Remembering Austin’s Dismember The Alamo 2017
Being a hardcore horror movie marathon junkie, Dismember the Alamo is one of my favorite yearly events that we hold here at the Drafthouse. It's a moment where a room full of fellow weirdos can come and plow through four to five scare pictures (most of which are shown on 35mm, thanks to the involvement of the American Genre Film Archive), celebrating with their geeky community during the spooky Halloween Season. In years past, this writer has schlepped to Houston, in order to see picks from BMD's own Meredith Borders, Evan Saathoff, and Phil Nobile Jr. (not to mention that city's wonderful master of ceremonies, Rob Saucedo).
This year, I stuck closer to home, where Austin programmer Joe Ziemba decided to tailor '17's four film* shindig around a theme of "Shitty Kidz" (which Ziemba says is his absolute favorite subgenre within horror). After being ritually slaughtered on stage by a gaggle of bloodthirsty little mutants, Ziemba welcomed us all to the chaos, the lights went down, and after a pair of trailers before each title (which included everything from Devil Times Five ['74] to The Good Son ['93]), we were treated to a handful of classics that stretched the programming parameters to their very limits (in the best way possible, of course)...
Film #2 - Spider Baby or, The Maddest Story Ever Told  (d. & w. Jack Hill)
Jack Hill’s Spider Baby (which was projected from Quentin Tarantino's personal 35mm print) is a bridge between the cinematic Old World (read: the haunted house spook fests of William Castle and Hitchcock's Psycho ['60]), and a new, taboo-pushing style of cheapo exploitation, ushered in by the likes of Herschell Gordon Lewis (Blood Feast ['63]). It’s a cannibal movie that’s lurid, yet undeniably chaste and bloodless, opting to establish a microcosm of “unconditional love” that the Merrye Family enjoys inside their dilapidated, hilltop mansion. From the jokey, animated opening credits of his first solo authorial effort, Hill is signaling that his tongue is firmly in cheek; paying homage to history (right down to the casting of B-Movie legend Lon Chaney, Jr. as patriarch/caretaker, Bruno), while also establishing his own fish tank brand of filmmaking (as Hill was forever obsessed with cults, microcosms, and those exploited within). Predating Tobe Hooper’s Texas Chain Saw Massacre ('74) by nearly a decade, the severity of that blown out nightmare is never present. Ostensibly the most playful “cannibal picture” ever produced, Hill’s vision is more focused on the ways bonds are bolstered against disease, outsiders and the ravages of time itself, all while chuckling along at its own black-hearted jokes.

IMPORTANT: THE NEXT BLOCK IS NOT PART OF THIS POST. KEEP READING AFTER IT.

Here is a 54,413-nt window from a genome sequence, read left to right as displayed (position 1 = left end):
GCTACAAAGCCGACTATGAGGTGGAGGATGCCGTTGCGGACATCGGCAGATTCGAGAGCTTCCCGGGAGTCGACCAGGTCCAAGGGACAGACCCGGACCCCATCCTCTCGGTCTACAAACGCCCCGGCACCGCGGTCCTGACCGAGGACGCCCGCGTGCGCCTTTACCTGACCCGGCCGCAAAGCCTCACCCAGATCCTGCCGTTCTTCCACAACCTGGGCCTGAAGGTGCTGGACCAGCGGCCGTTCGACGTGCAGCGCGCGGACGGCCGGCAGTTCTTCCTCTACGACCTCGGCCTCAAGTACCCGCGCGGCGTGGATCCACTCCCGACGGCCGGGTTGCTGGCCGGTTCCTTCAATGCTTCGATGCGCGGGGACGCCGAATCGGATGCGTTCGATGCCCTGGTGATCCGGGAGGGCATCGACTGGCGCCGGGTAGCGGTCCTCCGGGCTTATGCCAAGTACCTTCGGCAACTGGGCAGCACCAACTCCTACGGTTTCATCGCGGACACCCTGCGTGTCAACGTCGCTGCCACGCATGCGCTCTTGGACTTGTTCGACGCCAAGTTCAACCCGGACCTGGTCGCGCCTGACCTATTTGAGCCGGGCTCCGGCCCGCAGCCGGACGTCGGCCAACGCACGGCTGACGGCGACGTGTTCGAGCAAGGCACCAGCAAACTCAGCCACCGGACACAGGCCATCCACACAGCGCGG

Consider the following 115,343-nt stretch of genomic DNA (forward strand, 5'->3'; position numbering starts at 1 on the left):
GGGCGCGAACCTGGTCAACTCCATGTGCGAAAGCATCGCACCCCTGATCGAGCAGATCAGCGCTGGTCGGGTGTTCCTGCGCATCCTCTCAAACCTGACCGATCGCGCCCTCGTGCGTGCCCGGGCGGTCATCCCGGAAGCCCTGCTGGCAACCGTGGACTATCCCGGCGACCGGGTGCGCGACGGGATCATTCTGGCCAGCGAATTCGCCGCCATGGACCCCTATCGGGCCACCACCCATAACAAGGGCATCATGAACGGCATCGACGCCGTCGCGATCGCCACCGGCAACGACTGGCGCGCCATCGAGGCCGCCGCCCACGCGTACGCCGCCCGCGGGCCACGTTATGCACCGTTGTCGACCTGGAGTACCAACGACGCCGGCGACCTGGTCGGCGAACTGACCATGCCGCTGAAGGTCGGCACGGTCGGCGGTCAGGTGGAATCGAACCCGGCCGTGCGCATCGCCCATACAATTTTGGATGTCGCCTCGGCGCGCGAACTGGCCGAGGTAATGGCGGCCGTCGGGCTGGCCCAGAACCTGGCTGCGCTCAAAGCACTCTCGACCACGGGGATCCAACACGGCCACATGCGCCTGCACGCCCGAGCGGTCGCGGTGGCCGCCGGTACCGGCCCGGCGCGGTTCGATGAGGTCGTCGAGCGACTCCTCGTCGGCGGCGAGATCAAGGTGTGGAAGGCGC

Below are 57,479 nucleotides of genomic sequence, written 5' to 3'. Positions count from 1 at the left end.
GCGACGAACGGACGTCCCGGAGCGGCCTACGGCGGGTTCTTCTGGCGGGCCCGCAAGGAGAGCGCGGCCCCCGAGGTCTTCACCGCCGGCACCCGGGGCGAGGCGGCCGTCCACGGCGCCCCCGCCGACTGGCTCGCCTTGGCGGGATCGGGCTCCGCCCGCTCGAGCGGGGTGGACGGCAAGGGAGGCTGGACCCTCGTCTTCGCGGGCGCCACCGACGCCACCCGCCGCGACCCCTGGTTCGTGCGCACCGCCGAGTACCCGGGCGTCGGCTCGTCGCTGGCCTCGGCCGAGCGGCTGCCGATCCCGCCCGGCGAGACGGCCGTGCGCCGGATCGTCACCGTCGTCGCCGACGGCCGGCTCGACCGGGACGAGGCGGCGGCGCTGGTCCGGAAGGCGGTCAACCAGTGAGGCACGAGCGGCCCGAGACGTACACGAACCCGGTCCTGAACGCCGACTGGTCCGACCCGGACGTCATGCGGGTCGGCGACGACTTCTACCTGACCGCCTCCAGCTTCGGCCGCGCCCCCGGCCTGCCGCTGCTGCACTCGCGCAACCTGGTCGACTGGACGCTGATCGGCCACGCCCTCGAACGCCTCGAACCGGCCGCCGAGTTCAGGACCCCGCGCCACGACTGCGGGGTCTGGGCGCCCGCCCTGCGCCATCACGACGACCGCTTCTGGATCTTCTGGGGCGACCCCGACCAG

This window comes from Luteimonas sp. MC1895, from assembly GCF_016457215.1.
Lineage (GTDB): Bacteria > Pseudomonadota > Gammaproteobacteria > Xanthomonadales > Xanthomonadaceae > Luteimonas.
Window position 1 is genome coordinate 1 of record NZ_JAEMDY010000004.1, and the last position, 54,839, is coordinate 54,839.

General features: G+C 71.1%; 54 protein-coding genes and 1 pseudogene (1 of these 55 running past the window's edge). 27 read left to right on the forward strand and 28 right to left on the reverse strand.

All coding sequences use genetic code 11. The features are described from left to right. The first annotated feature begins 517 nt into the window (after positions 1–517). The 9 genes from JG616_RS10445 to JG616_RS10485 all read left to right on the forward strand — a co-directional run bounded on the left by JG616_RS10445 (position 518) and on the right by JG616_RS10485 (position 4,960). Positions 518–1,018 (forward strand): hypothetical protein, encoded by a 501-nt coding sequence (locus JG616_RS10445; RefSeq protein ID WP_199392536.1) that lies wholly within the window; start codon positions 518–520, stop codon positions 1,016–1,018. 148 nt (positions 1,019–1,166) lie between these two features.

Shot in twelve days during the summer of '64, Spider Baby was produced mere weeks after both The Munsters and The Addams Family premiered on prime-time TV. Funded by two real estate developers (Gil Lasky and Paul Monka) who wanted to break into the film industry, Hill was allotted $80,000 to film his own “monster family” story. There’s an overt goofiness and referential quality to the proceedings that places the movie in league with these mainstream smashes (not to mention Sid Haig's bald visage acting as a Fester stand-in). But Hill is interested in cinema, not television, draping each corner of the Merrye estate in dark shadows, from which giant tarantulas can crawl. There’s an air of forbidden sexuality that permeates every frame, as sisters Elizabeth (Beverly Washburn) and Virginia (Jill Banner) roam the halls like lost brides of Dracula, and Aunt Emily (Carol Ohmart) begins to embrace her own inner vamp, prancing about in black lace lingerie. By the time we find out what the extended family who's kept in the basement are really up to, Spider Baby has concocted its own intoxicating potion of mega-weird, and Hill is proving that he can make an $80K movie look like a million, dirt and blood-stained bucks.